Since January, more-or-less weekly mass labor mobilizations have continued against a new law that would increase the retirement age from 62 to 64, even after it was rammed through without a vote on March 16. It should be noted that these days of action, ten of them so far, and two of them since March 16, involve the loss of a day’s pay for those who strike work. This would add up to two weeks’ pay so far this year, no small sacrifice for members of the working class.
In recent weeks, youth participation surged not only in defense of the working class and worried about their own future, but also in response to the blatantly undemocratic manner in which the government rammed the measure through parliament without even taking a vote, which it would have lost. The youth have also fought against police brutality and have protested over issues related to the climate emergency.
Ever since January 19, the first nationwide labor mobilization, all eight of France’s major labor union federations have retained a solid front of refusal of Macron’s “reform.” This is virtually unheard of, as the union federations have disparate organizational and political histories, ranging from former links to the Communist Party by the large and relatively militant General Confederation of Labor (CGT) to avowed “moderates” or even one with a relatively conservative Christian orientation. Their unity was aided by the tone-deaf arrogance and intransigence of the government of President Emmanuel Macron, who years ago gained the title “Jupiter” in public opinion.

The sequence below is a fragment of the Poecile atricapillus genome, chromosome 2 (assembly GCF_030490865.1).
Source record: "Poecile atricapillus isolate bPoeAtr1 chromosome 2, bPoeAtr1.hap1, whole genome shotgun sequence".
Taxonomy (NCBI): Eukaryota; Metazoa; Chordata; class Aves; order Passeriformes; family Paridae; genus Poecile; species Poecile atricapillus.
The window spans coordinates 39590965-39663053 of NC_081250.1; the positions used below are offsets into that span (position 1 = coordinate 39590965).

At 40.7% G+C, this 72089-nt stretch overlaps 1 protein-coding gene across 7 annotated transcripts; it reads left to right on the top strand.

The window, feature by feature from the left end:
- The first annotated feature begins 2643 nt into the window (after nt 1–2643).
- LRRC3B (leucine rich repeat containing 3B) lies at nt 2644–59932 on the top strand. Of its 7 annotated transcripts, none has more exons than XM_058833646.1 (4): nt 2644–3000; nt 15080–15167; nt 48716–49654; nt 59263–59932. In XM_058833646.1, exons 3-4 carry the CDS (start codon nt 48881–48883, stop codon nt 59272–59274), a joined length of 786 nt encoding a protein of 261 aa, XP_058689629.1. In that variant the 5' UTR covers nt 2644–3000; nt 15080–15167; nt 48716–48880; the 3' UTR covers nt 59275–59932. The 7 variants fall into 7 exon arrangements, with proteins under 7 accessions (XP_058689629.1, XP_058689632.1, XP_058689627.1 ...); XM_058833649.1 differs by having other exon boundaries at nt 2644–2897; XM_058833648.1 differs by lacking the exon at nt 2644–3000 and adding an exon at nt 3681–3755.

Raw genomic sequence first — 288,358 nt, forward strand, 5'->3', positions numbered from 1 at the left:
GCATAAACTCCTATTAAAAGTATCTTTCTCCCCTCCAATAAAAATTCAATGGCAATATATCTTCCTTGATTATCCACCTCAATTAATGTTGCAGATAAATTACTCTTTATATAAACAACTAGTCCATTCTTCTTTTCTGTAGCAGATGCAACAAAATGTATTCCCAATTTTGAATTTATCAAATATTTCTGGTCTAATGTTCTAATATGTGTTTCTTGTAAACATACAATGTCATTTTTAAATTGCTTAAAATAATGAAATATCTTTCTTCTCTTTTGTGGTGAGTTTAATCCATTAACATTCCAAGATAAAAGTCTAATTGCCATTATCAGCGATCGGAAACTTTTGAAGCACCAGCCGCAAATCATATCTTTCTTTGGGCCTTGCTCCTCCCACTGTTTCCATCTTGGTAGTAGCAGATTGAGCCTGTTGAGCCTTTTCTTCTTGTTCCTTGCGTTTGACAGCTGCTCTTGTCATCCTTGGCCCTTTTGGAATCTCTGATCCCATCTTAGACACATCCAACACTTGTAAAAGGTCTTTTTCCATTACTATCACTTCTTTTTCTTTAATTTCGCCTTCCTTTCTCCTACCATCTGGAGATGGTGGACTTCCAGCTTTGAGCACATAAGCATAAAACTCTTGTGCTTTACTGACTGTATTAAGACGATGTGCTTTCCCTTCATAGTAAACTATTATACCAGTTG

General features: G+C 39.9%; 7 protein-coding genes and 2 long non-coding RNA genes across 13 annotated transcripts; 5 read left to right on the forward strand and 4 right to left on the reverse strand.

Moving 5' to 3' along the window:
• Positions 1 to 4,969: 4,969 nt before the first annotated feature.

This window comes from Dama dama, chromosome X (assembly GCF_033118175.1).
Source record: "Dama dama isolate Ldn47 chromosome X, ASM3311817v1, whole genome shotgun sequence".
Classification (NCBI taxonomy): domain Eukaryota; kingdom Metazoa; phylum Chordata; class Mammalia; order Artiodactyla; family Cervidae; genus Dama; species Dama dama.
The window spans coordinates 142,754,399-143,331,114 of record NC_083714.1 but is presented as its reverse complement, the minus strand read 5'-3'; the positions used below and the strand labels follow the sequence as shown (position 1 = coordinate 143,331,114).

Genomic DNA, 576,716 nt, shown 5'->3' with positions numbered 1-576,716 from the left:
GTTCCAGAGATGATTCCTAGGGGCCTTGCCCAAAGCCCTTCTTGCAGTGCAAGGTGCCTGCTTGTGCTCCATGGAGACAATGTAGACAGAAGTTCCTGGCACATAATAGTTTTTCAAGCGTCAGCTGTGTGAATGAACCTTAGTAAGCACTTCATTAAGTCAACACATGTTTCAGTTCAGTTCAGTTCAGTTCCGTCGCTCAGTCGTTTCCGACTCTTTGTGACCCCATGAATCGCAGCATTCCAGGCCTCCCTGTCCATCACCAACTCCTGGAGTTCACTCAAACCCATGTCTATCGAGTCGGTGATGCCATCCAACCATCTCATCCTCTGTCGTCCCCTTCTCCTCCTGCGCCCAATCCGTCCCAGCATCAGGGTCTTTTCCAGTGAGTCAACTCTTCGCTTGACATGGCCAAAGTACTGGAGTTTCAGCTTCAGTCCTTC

March 2023: “The Hour of Truth”
By late March, the movement had reached a crossroads. As leftwing philosopher Frédéric Lordon told a mass meeting, “The hour of truth is approaching for everyone” (Julie Carriat, “A l’extrême gauche, la tentation de durcir la mobilization,” Le Monde, March 16, 2023). The relatively moderate tactics of the trade unions have led to impatience among their base and even more so among the youth who’ve been drawn into the struggle. With the retirement measure now enacted as law, the movement cannot go on much longer in the same form. As Jamel Abdelmoummi of the leftwing Solidarity union federation put it: “These marches, these little songs and choreographies are too nice” (Julie Carriat, “A l’extrême gauche”).